There are a couple of ways you can get to the bottom of things before getting the wool pulled over your eyes. If you call up a facility and it claims to have these special CC units available, ask them what the average temperature is. If they don’t know, that’s your first sign that something’s fishy. A true climate controlled storage system will have a way for the manager to specify or at least read the current temperature of a given storage block, so this is a number they should be able to produce readily.

The other way to find out what’s really going on when they are talking about their special climate controlled units is to say that you understand they are climate controlled, but you want to know if they are air conditioned. If they are not air-conditioned, you can assume that what they really mean by climate controlled is closer to “air-circulated”, meaning that large industrial fans inside the buildings keep the air moving so that mold and other nastiness cannot build up in the stale environment.

Of course, nothing will beat an actual visit in person to the facility in question. If you want to feel for yourself whether they are stretching the term or if the indoor units really can keep their chill, ask to see them yourself.

Renting Storage From a Kiosk?

What Are Storage Kiosks Anyway?

With crafty storage owners forever trying to reduce costs and increase profits, certain mini storage facilities throughout the country have begun to be outfitted with automatic storage rental kiosks, special automated booths that allow a tenant to rent storage any time of night or day. These kiosks can allow you to select a unit size, print your rental contract for you, and accept your first rent payment. Unfortunately, there are a couple of things these storage rental kiosks can’t do, which can potentially lead to some frustrating late night encounters.

Downsides to Rental Kiosks

Rental kiosks, being designed to essentially provide round the clock service, even when an employee can’t be on property, are supposed to automate the entire realm of storage functions, right? They should take payments, rent units, process move-outs and the like. Unfortunately for some tenants who come by late at night hoping to perform a complex operation via the kiosk, such as pay off their delinquency and have the company overlock removed, many kiosks are not sophisticated enough to perform many of the functions that still require the direct attention of a human employee.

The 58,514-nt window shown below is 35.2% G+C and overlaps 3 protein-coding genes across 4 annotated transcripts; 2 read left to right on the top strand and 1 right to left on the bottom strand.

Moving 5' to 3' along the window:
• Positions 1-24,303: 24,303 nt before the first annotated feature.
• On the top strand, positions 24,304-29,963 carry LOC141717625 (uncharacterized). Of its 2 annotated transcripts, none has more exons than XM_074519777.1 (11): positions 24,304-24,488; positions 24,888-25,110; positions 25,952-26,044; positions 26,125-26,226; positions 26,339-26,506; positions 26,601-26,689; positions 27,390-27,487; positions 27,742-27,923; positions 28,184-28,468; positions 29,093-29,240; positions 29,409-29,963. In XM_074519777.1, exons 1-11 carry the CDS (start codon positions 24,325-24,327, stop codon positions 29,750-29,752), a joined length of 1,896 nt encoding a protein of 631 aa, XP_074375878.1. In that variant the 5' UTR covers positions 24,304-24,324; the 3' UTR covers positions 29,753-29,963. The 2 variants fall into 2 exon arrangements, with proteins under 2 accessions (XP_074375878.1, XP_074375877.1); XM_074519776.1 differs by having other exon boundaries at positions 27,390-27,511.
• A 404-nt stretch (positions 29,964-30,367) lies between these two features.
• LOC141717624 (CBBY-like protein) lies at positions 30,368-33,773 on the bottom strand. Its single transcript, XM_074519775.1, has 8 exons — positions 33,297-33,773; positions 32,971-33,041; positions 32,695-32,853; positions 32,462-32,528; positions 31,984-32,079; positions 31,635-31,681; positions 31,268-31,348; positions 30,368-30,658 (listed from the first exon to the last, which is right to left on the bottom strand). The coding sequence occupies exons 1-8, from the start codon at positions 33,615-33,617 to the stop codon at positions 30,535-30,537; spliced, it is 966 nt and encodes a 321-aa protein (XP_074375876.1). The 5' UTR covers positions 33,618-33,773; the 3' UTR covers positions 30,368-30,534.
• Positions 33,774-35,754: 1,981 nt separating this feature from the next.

Know Before You Go – The Limitations of Storage Kiosks

Keep this in mind if you’re ever trying to get something done at your storage facility after hours. For example, you might be able to show up and pay off your late storage bill, thereby bringing yourself current within the system. However, the kiosk has no way of tromping over to your unit and removing the overlock. You will have to wait until the next business day to have an employee help you get into your unit. Bummer! This can be extremely frustrating, especially if you’ve just dropped a few hundred bucks to regain access to your belongings.

Why Keep Kiosks on Limited Duty?

Additionally, most kiosk-equipped mini storage facilities are not designed to grant a tenant immediate access to the property even after they have completed the rental process. Unfortunately, this is another complex action that requires a tenant to come during business hours, when a real live employee can check over the rental agreement and verify that the tenant has completed it correctly. Some folks are upset to find this out after using a kiosk in hopes of getting onto the property immediately after. Some advanced kiosks are in the works that will be capable of opening and closing units electronically, but, again many owners and management companies want a real live manager in place to handle the move in process, for a number of good reasons.